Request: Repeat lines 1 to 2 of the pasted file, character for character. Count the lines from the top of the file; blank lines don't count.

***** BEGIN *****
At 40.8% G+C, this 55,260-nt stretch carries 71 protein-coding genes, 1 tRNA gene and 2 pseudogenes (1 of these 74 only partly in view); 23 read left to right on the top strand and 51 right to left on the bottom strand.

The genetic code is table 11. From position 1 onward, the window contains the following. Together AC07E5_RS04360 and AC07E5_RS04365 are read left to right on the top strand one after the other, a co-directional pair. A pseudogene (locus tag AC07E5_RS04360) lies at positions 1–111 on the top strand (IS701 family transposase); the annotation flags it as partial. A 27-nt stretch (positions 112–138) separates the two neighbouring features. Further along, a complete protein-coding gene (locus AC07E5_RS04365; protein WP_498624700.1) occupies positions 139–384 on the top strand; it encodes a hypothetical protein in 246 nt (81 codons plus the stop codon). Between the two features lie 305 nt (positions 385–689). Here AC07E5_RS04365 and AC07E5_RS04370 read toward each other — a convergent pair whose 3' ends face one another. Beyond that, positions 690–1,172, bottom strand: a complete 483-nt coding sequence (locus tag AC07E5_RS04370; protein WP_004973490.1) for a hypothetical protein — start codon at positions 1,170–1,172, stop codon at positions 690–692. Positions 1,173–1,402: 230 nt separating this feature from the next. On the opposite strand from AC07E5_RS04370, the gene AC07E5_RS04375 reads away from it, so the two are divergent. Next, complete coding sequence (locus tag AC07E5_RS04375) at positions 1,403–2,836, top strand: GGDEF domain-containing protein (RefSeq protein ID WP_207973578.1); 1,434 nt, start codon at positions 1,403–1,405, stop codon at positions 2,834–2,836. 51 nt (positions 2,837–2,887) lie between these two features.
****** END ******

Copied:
At 40.8% G+C, this 55,260-nt stretch carries 71 protein-coding genes, 1 tRNA gene and 2 pseudogenes (1 of these 74 only partly in view); 23 read left to right on the top strand and 51 right to left on the bottom strand.

The genetic code is table 11. From position 1 onward, the window contains the following. Together AC07E5_RS04360 and AC07E5_RS04365 are read left to right on the top strand one after the other, a co-directional pair. A pseudogene (locus tag AC07E5_RS04360) lies at positions 1–111 on the top strand (IS701 family transposase); the annotation flags it as partial. A 27-nt stretch (positions 112–138) separates the two neighbouring features. Further along, a complete protein-coding gene (locus AC07E5_RS04365; protein WP_498624700.1) occupies positions 139–384 on the top strand; it encodes a hypothetical protein in 246 nt (81 codons plus the stop codon). Between the two features lie 305 nt (positions 385–689). Here AC07E5_RS04365 and AC07E5_RS04370 read toward each other — a convergent pair whose 3' ends face one another. Beyond that, positions 690–1,172, bottom strand: a complete 483-nt coding sequence (locus tag AC07E5_RS04370; protein WP_004973490.1) for a hypothetical protein — start codon at positions 1,170–1,172, stop codon at positions 690–692. Positions 1,173–1,402: 230 nt separating this feature from the next. On the opposite strand from AC07E5_RS04370, the gene AC07E5_RS04375 reads away from it, so the two are divergent. Next, complete coding sequence (locus tag AC07E5_RS04375) at positions 1,403–2,836, top strand: GGDEF domain-containing protein (RefSeq protein ID WP_207973578.1); 1,434 nt, start codon at positions 1,403–1,405, stop codon at positions 2,834–2,836. 51 nt (positions 2,837–2,887) lie between these two features.